Is this term “Benny” familiar to you? Does it make you roll your eyes and sigh heavily, your thoughts immediately drifting to traffic jams, polluted beaches, and obnoxious crowds? No? Then you’re probably not a resident of the Jersey Shore. Since the turn of the century, “Benny” has been a derogatory nickname used by Shore locals to describe the annual hoards of New Yorkers who flock to New Jersey beaches. So while the Shore is across state lines and a world away from the Lower East Side, visitors from New York have created strong historic (and economic) ties to this much-loved summer destination.
No Jersey Shore town exemplifies this history as much as Asbury Park. Now one of the most iconic New Jersey cities, Asbury Park was the creation of a wealthy New Yorker named of James A. Bradley. After amassing a fortune as the founder of a brush manufacturing company, Bradley turned his attention towards developing his ideal New Jersey resort community. In 1873, Asbury Park was founded – marketed by Bradley as a destination for New Yorkers looking to escape the city’s suffocating summer heat. With the opening of the New York and Long Branch Train Line in 1875, the Shore became more accessible, and Asbury Park became the perfect weekend destination for New Yorkers of all socio-economic classes.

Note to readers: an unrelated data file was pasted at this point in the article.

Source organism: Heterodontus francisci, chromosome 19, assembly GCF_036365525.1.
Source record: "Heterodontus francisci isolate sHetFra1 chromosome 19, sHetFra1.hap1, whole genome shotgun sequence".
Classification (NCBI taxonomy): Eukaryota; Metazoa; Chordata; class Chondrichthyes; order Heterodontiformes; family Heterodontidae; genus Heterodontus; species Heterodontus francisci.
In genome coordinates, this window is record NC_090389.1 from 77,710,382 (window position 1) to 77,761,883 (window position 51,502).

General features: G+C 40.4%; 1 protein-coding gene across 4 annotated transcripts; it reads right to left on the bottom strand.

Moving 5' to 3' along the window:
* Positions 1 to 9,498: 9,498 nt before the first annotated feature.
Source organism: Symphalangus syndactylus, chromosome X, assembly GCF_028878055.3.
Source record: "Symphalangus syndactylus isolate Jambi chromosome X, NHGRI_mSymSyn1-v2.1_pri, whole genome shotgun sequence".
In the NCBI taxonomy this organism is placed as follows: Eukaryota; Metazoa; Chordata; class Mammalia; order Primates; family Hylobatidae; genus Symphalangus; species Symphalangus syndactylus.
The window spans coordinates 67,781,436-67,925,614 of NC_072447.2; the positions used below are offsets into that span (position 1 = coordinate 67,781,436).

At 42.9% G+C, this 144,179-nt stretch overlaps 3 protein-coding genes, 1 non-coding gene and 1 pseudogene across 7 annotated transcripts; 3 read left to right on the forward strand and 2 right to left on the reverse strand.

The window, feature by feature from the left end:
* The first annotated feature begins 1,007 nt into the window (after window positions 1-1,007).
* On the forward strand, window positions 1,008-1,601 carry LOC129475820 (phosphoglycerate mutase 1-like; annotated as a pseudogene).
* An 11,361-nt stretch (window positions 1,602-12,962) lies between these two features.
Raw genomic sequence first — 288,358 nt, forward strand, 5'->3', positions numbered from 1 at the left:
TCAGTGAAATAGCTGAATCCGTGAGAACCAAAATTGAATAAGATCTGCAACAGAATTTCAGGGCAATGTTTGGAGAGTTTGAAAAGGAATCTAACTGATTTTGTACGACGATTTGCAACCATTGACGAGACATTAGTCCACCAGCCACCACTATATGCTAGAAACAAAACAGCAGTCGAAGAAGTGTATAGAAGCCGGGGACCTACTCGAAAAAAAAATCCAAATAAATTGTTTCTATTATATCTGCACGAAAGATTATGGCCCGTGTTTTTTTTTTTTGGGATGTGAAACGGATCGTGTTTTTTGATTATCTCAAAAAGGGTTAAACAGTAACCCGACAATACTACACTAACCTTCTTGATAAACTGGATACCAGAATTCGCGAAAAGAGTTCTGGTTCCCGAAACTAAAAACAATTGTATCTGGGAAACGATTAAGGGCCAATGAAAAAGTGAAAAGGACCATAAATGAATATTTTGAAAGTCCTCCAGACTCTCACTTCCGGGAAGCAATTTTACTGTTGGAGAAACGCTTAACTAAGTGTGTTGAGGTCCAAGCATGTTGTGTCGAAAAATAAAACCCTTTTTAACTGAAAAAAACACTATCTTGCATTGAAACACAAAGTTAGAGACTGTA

Working class New Yorkers, like those who lived at 97 Orchard, found refuge in the town’s beach bungalows, which offered an affordable alternative to the Lake Avenue Hotel and other posh destinations at the turn of the century. A mere $10 was needed to rent a summer weekend bungalow in 1901. More than a century later, Ocean Grove New Jersey is still home to a community of summer bungalows and tents occupied by New Yorkers in the warmer months.
The boardwalk has always been central to life on the Jersey Shore. The first modern boardwalk opened in Atlantic City in 1870, and soon Asbury and other Shore communities copied its design. Lined with theatres and seaside amusements, the Asbury boardwalk opened in 1877 and has operated continuously ever since.
For immigrants like those living in the tenements of 97 Orchard Street, the Jersey Shore was often their first glimpse of American life outside the Lower East Side. Not surprisingly, today’s Shore residents are comprised mainly of Jewish, Italian, and Irish Americans; in many cases the descendants of the very New York visitors who ultimately came to call the Shore home.
This weekend, as Labor Day marks the unofficial end of the summer, the Bennys will once again go home to New York City as they have for a hundred years. That is of course until Memorial Day, completing the age old ritual that has made the Jersey shore what it is today! — Posted by Michael Stallmeyer